Designing a virtual shelf for storing frequently used documents that need to be accessed at all times.

The Challenge

With Apple’s announcement of the SlideOver and SplitScreen features in iOS 11 for iPad, and the premise of a soon to be filled App Store with dozens of similar apps, I had to swiftly envision an intuitive and beautiful user interface.

My Approach

After getting the design brief from Matthew Bischoff, Partner at Lickability, I designed wireframes to get a feel of the overall structure of the app. After getting the approval on the wireframes, I moved to designing the user interface.

Iterate, iterate, iterate

A crucial aspect of the UI are the file icons. These little squares are dynamic spaces where we can display a little preview of the file (this being a later addition) or simply show a placeholder icon. Since most of the UI has been kept clean and subdued in style, this was the first thing I started working on. Over the course of 2-3 weeks, I created a total of 4 high-fidelity icon sets.

The first version I created featured a very bold color palette and some depth here and there to make them pop on the dark background of the app. While attractive, the flaws of this iteration were that the icons were too small.

So, for the second iteration, I made the icons quite a bit bigger. This allowed us to include the file extension and, if available, a preview of the contents of the file. The generic icon set was expanded with alternate icons for different files. Still, the main style of the icons was just a bit too reminiscent of app icons you’d see on an Android device. This was a no-go for the team and, in hindsight, a valid point of critique.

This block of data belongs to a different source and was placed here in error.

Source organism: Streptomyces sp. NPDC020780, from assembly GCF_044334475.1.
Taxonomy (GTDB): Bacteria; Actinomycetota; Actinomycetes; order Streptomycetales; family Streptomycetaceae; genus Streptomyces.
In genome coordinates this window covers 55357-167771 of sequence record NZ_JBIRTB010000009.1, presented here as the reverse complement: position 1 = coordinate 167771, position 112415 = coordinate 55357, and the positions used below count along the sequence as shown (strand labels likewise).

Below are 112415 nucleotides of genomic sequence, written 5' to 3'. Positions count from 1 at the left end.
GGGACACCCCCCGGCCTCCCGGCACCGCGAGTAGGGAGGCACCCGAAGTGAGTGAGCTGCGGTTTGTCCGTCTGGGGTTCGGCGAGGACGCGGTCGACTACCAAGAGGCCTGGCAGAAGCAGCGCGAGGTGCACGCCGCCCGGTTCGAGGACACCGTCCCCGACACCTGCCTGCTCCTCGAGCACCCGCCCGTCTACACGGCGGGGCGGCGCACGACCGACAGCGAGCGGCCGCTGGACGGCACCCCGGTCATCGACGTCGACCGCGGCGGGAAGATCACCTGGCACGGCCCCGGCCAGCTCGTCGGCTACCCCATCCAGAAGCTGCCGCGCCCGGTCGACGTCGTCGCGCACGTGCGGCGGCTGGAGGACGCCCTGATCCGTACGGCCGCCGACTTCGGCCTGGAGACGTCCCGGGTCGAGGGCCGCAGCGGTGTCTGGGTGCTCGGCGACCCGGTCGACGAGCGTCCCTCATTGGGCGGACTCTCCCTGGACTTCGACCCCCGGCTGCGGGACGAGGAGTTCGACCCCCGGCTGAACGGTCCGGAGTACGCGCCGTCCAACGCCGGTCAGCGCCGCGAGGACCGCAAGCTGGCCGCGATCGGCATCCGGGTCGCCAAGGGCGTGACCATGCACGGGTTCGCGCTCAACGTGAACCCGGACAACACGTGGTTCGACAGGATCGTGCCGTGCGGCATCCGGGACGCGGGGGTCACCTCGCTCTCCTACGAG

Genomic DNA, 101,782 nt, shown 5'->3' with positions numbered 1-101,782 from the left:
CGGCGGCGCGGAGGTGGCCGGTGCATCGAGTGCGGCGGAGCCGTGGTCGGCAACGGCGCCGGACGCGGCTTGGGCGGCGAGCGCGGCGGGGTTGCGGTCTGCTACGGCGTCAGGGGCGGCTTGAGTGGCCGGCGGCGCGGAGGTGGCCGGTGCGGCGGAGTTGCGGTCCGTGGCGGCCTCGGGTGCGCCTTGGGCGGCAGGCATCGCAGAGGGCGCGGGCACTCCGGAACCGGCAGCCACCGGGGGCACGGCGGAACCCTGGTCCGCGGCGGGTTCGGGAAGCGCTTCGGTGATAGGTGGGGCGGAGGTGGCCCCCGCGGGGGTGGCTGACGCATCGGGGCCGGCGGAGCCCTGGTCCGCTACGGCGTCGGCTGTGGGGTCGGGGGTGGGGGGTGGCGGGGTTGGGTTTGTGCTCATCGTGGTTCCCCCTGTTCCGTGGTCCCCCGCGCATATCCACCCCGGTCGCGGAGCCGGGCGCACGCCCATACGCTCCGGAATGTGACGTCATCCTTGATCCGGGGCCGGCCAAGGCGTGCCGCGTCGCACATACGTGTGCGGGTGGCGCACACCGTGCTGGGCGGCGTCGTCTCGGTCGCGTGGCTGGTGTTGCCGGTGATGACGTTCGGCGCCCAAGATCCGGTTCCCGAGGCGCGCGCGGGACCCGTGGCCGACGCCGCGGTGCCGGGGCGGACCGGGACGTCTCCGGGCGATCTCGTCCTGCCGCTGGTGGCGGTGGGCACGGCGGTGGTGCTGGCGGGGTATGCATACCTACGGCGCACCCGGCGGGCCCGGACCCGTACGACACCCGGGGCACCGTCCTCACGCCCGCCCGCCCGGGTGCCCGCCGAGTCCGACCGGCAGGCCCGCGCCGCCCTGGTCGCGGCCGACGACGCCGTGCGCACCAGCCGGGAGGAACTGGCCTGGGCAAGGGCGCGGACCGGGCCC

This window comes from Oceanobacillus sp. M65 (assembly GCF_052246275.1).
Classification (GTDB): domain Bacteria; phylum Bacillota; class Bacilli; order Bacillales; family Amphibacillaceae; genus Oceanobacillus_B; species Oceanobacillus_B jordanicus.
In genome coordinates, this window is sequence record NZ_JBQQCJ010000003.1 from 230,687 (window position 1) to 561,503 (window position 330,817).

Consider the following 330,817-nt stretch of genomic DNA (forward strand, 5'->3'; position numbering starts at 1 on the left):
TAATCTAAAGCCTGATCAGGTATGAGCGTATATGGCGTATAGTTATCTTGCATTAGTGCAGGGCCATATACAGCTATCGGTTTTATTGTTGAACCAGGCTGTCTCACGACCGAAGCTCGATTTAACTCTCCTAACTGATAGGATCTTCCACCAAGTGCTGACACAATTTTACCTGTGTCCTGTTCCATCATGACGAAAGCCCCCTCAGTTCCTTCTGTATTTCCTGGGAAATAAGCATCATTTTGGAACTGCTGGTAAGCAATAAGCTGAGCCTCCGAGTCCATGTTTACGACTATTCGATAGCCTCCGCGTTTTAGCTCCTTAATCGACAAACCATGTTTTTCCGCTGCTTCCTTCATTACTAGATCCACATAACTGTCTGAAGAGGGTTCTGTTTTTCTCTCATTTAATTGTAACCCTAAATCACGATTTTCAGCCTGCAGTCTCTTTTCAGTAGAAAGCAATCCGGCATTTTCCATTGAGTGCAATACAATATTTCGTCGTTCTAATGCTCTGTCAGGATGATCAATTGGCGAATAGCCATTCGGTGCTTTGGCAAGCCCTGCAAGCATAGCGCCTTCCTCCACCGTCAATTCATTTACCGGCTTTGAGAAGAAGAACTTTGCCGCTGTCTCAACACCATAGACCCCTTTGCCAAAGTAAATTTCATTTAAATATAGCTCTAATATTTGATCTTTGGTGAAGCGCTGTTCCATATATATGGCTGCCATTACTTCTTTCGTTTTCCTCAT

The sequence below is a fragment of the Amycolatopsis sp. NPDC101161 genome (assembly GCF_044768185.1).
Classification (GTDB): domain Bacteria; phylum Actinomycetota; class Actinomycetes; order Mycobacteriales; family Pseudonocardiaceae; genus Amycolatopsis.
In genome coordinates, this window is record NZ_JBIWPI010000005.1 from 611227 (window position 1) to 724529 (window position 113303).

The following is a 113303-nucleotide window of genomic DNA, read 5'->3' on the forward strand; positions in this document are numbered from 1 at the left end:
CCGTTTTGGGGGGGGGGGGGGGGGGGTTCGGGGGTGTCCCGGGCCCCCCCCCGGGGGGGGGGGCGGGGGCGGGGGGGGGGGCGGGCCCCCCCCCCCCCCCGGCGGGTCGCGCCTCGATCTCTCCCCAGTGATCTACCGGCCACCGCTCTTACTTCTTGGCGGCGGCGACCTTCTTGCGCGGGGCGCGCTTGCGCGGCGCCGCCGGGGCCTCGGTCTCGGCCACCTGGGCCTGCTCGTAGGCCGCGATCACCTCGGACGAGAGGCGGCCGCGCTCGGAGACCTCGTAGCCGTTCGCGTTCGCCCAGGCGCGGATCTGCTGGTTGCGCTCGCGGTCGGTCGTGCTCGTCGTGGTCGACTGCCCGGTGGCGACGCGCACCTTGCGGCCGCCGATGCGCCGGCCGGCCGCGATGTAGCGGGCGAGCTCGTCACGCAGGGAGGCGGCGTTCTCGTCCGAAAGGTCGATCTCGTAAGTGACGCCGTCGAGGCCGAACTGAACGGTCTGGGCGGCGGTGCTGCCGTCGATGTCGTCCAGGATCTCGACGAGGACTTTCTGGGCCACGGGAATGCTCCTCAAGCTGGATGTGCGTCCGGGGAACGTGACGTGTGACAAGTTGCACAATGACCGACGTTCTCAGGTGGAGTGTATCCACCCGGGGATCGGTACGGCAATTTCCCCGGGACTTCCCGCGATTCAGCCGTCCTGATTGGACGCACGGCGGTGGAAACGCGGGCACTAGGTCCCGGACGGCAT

For version 3, I experimented with a more muted color palette as well as less rounded corners on the base of the icons. Making the corners less rounded allowed for more space when there was a preview available. This round came a lot closer to what we ultimately settled on, but we still weren’t convinced of both the color palette as well as the overall roundness of the icons.

For the final version, I opted for a more flat approach and a further reduction in color saturation. This gave the app a more professional look which, in the end, suited the target market. A bit better.


In the end, Lickability made the decision not to release the app on the App Store due to limited resources. For me, however, this was quite a successful project due to the fact that I had a limited amount of time. In about 6 weeks time, I created a full-fledged UI that could support SplitScreen, SlideOver, portrait, and landscape modes while, at the same, is pleasant to use and look at.

Work with me

Did I pique your interest? Consider hiring me for your next project or venture. Get in touch by sending me an email or by messaging me through your favorite social network.